Blessings on you all back in Canada, the US and other parts of the world.  We miss you and pray for you guys often.  We would love to hear from you and trust that God is looking after your needs.

Adventures With Seth...

I love Uganda! And so many people have come to see us here this year. My favorite visitors have been my cousins Ben and Danica and my other cousins Catie and Mya. It was like being in Canada except they were visiting my house! They rode boda bodas in the house with me and wrestled my dad and climbed trees with me (one of my favorite things) and we caught millipedes and frogs and bugs and one time we even rode real boda bodas down to the market at the lake. I am so glad they came to see me! Thanks guys! I can’t wait to see you in Canada.

My favorite new thing that has happened is there is a teacher who lives at our house who is helping dad at the school and guess what? She is teaching me how to read! Her name is Mrs. Heinrichs and she really is a real teacher! Every morning when it’s time for school I get dressed as quickly as I can and brush my teeth and meet her at the school table. I could do school for a long long time and I wouldn’t even know if it was lunch time I think!
Anyway… I better leave room for Jodie. Good bye everybody.

Adventures With Jodie...

I’m a big sister! And I’m almost a mama! I make sure that Meggie is always okay and I kiss and snuggle her and pinch her cheeks and talk funny talk to her and give her toys if she’s crying and I tell mom when she wakes up. But I don’t change her poopy pants! And she’s too messy for me to feed her yet. Mom says when she gets bigger I can feed her porridge and avocados. I can’t wait to do that. I help with dishes every day and help take care of our new rabbits. We have five and dad says they will have babies soon. More babies!!! I like that. And one thing I’ve noticed about Uganda; I’m always dirty. I get hot and sweaty and I play so hard and the dirt all sticks to me. It doesn’t stick to Seth as much as me. I think I’m a dirt magnet. I gotta go check on Meggie. Bye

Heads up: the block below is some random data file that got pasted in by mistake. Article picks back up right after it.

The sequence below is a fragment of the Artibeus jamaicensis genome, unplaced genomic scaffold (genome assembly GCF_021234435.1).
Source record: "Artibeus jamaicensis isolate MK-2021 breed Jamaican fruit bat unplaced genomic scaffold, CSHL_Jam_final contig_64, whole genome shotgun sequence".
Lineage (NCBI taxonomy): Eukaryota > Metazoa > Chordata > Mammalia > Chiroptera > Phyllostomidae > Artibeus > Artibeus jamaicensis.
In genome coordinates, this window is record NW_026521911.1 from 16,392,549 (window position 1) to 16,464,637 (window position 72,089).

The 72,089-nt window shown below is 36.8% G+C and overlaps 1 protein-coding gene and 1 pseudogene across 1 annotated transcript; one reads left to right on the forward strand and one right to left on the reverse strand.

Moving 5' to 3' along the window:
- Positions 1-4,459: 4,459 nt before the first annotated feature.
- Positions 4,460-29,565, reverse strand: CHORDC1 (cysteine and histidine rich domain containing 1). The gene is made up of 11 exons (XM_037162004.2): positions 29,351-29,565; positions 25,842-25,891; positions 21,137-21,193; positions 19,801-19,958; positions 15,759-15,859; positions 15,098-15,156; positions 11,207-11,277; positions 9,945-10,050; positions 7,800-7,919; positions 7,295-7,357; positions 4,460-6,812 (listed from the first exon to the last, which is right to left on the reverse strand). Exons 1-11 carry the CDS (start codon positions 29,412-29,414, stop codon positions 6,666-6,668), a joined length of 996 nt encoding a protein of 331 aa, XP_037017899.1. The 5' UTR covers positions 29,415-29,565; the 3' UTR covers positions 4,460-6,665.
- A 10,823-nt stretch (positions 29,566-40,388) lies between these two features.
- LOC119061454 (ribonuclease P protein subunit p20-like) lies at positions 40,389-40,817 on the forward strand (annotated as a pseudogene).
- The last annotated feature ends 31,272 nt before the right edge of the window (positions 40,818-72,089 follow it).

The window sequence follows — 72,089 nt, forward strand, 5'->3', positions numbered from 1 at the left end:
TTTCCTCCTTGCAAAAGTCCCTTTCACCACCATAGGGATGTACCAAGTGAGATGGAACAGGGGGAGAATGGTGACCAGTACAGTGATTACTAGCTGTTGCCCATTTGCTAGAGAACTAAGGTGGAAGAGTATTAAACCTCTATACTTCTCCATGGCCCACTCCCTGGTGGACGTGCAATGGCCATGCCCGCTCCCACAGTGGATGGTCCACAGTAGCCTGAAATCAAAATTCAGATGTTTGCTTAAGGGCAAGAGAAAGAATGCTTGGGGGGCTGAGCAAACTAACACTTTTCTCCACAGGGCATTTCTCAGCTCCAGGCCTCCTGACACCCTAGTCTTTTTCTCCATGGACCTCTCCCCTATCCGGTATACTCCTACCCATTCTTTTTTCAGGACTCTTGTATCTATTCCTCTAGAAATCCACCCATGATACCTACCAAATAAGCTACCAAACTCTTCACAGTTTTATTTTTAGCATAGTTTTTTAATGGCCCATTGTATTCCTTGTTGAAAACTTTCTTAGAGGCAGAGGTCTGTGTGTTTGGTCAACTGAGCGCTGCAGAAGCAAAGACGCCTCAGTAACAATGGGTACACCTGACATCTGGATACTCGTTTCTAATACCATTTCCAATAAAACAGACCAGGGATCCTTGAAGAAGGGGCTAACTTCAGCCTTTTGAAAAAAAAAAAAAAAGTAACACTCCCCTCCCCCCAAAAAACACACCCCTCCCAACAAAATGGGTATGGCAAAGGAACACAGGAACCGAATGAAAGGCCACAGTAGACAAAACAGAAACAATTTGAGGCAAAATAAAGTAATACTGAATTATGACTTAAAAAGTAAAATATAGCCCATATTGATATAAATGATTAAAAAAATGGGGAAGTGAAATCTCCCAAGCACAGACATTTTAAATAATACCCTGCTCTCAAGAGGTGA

Adventures With Megan...

I’m six months old now and I eat oatmeal! I like to eat popcorn if someone bites off the crunchy parts. I sleep really well at night… maybe from 10 o’clock until 7 o’clock. But I get a bit fussy in the evenings sometimes. Especially if mom eats stuff I don’t like. I don’t like anything dairy even eggs and especially not onions! And then it seems like there’s other stuff I don’t like but I haven’t told mom what it is yet.
I rolled over three times in one day but then I never did that again. Instead of helping me they took a video when I was doing it the third time and I got so mad I screamed and screamed and I decided I wasn’t going to do that again for a long time. Even when everybody cheered when I finally got it I was still really mad and I didn’t feel proud about it. I found my toes and I like to suck on them. Even when I’m sitting up I just fold over and suck them. I have a chubby tummy. Sometimes I’ve heard someone make a mistake on my name and call me ‘Mega’ baby. I think maybe that’s because I really am! So when I fold over to suck my toes I really don’t know where my tummy goes and even the chub on my legs! But somehow I can do it. I’m getting teeth. You can’t see them yet but they make me grumpy. I love Seth and Jodie. They make me laugh all the time. I gotta go. There’s pooping and sleeping to do.  Bye

Adventures With Sarah...

I’m a mom of three kids. Does that sum it up? They’ve filled you in on their activities. I’m very happy to be in Uganda in this busy time with kids because it is summer all the time! Lots of dirt but that’s okay. Dirty kids are happy kids I’ve found.